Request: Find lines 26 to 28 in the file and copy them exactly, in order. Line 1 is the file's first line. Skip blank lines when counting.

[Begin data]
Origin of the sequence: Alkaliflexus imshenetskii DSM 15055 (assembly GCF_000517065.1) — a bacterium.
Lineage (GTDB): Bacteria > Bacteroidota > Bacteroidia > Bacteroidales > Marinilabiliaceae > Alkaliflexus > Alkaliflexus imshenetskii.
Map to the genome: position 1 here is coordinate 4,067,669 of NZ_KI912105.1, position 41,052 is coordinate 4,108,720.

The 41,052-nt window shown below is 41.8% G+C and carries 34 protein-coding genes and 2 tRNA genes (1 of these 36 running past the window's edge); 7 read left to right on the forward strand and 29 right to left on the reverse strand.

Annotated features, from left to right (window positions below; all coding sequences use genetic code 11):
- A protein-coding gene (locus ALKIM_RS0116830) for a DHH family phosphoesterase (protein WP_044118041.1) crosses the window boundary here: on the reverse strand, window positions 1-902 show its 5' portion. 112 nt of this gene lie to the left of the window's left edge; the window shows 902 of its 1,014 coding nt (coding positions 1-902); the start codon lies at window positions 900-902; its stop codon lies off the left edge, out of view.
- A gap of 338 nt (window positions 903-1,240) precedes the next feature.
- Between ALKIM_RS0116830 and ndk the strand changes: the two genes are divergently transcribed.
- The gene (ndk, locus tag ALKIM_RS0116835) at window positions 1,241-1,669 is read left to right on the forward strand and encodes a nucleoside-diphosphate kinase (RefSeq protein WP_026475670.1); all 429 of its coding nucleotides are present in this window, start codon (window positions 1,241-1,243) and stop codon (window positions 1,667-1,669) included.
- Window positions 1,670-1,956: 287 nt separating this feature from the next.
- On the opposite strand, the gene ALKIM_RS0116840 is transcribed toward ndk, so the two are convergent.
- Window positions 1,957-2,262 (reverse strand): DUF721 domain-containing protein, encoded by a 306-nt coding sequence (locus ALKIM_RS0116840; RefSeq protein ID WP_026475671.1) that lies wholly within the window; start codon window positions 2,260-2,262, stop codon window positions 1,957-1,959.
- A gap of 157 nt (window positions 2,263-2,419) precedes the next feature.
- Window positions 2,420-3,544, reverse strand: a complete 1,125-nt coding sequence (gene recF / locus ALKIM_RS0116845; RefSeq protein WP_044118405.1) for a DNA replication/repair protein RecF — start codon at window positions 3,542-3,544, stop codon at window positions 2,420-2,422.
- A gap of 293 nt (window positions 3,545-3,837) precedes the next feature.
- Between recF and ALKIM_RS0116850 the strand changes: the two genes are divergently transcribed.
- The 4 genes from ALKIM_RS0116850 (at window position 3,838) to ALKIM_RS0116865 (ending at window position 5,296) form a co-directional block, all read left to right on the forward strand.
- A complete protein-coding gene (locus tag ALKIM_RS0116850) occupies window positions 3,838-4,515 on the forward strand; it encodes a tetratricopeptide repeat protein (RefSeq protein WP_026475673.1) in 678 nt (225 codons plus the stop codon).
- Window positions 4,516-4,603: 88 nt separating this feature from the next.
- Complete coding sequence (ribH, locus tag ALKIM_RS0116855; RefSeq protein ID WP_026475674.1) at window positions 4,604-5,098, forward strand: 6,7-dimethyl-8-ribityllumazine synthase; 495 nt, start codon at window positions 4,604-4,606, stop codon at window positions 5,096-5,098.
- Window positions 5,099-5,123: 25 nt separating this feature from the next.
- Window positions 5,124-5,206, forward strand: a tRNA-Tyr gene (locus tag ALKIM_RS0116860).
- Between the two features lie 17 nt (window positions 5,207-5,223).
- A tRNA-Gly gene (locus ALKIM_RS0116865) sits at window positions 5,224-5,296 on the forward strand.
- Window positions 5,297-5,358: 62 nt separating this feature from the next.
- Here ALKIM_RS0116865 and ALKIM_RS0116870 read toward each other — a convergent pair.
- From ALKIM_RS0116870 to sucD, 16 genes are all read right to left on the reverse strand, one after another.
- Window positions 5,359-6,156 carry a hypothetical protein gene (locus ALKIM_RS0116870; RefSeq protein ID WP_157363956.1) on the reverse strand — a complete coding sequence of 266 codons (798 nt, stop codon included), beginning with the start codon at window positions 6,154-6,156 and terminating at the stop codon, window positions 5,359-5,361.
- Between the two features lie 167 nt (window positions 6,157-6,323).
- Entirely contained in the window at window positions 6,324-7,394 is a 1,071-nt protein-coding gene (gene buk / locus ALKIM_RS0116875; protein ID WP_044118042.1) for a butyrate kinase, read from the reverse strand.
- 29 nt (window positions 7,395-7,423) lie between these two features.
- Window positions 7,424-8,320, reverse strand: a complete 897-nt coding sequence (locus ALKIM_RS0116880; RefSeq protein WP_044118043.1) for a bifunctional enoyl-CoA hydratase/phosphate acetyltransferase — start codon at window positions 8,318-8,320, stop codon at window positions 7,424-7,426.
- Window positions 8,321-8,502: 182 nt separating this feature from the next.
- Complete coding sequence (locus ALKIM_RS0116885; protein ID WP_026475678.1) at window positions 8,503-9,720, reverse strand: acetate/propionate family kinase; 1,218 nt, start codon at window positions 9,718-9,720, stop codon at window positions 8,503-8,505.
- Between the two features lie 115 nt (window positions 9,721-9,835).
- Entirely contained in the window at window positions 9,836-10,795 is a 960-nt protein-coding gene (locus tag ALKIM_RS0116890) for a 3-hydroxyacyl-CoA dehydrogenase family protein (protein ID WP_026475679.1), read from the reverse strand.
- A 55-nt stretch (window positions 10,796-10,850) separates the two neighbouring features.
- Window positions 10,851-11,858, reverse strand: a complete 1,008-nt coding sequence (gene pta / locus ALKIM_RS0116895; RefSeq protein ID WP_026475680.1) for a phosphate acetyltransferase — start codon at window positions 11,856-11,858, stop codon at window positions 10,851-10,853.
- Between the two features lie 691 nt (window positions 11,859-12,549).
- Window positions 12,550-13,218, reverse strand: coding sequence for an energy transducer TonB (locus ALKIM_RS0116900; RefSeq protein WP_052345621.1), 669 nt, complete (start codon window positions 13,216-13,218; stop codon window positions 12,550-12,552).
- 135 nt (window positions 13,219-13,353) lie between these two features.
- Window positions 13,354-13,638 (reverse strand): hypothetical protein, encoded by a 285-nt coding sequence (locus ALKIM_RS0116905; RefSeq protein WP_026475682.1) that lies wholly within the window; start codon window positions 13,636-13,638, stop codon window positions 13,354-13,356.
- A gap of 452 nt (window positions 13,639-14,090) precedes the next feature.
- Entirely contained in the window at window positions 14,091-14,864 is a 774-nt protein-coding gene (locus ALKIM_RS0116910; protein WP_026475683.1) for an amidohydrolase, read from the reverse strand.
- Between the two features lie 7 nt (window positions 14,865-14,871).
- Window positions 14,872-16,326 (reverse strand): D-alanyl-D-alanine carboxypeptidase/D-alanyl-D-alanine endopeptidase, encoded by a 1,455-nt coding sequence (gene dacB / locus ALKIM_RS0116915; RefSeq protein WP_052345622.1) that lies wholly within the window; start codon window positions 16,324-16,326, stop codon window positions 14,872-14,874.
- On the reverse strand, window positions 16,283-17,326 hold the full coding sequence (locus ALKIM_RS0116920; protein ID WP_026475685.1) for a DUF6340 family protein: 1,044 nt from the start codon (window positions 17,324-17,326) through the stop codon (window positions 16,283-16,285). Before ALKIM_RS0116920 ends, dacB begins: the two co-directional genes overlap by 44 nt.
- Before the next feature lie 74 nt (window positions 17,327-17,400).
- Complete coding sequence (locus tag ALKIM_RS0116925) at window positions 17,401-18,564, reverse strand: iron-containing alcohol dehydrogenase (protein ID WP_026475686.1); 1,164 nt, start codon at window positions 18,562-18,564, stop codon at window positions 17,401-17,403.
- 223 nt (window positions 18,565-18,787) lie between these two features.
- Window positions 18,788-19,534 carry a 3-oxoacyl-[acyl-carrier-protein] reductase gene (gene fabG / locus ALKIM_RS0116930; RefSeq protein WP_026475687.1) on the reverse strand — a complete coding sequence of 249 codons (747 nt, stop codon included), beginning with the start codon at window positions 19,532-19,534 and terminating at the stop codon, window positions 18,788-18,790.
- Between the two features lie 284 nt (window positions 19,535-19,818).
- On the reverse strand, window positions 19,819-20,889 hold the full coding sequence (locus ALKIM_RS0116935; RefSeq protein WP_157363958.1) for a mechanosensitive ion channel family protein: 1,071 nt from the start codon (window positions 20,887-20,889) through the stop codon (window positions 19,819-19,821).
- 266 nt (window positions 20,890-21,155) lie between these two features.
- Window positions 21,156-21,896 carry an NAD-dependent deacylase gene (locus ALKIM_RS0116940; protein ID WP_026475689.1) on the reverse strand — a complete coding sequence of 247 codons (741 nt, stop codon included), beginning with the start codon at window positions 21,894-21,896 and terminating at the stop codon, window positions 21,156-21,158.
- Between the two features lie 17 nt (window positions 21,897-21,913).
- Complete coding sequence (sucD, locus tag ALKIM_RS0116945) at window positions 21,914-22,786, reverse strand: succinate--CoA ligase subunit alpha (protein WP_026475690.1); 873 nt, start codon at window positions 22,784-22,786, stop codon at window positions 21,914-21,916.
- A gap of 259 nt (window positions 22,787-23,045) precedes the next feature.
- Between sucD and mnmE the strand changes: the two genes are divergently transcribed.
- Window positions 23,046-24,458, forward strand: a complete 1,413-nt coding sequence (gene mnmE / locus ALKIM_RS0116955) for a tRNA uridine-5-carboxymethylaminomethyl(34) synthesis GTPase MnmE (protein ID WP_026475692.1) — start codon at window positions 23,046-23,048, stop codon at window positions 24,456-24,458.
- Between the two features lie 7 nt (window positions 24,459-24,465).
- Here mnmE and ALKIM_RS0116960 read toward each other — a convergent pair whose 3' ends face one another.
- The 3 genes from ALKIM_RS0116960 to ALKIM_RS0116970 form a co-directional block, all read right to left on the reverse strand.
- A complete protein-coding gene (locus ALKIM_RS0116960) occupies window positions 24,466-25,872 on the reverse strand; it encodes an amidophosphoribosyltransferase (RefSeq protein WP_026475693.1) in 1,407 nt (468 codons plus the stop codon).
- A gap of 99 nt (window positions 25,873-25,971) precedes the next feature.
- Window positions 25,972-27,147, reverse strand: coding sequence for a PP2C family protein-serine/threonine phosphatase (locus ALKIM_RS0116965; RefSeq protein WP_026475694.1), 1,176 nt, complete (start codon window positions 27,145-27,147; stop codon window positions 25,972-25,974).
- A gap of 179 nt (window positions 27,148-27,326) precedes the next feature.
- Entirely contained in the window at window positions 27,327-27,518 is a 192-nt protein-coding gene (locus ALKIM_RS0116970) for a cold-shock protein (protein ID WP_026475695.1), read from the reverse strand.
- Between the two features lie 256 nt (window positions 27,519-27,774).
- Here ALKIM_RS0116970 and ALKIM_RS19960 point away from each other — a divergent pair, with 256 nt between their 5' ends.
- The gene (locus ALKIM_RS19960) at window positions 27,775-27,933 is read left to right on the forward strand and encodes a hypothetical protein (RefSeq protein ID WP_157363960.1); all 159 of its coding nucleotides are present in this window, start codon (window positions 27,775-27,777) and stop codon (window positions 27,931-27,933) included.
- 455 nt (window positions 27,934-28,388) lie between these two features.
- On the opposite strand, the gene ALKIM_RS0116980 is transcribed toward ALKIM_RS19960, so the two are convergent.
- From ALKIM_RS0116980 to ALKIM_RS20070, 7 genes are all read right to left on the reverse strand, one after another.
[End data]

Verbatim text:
- Here ALKIM_RS0116865 and ALKIM_RS0116870 read toward each other — a convergent pair.
- From ALKIM_RS0116870 to sucD, 16 genes are all read right to left on the reverse strand, one after another.
- Window positions 5,359-6,156 carry a hypothetical protein gene (locus ALKIM_RS0116870; RefSeq protein ID WP_157363956.1) on the reverse strand — a complete coding sequence of 266 codons (798 nt, stop codon included), beginning with the start codon at window positions 6,154-6,156 and terminating at the stop codon, window positions 5,359-5,361.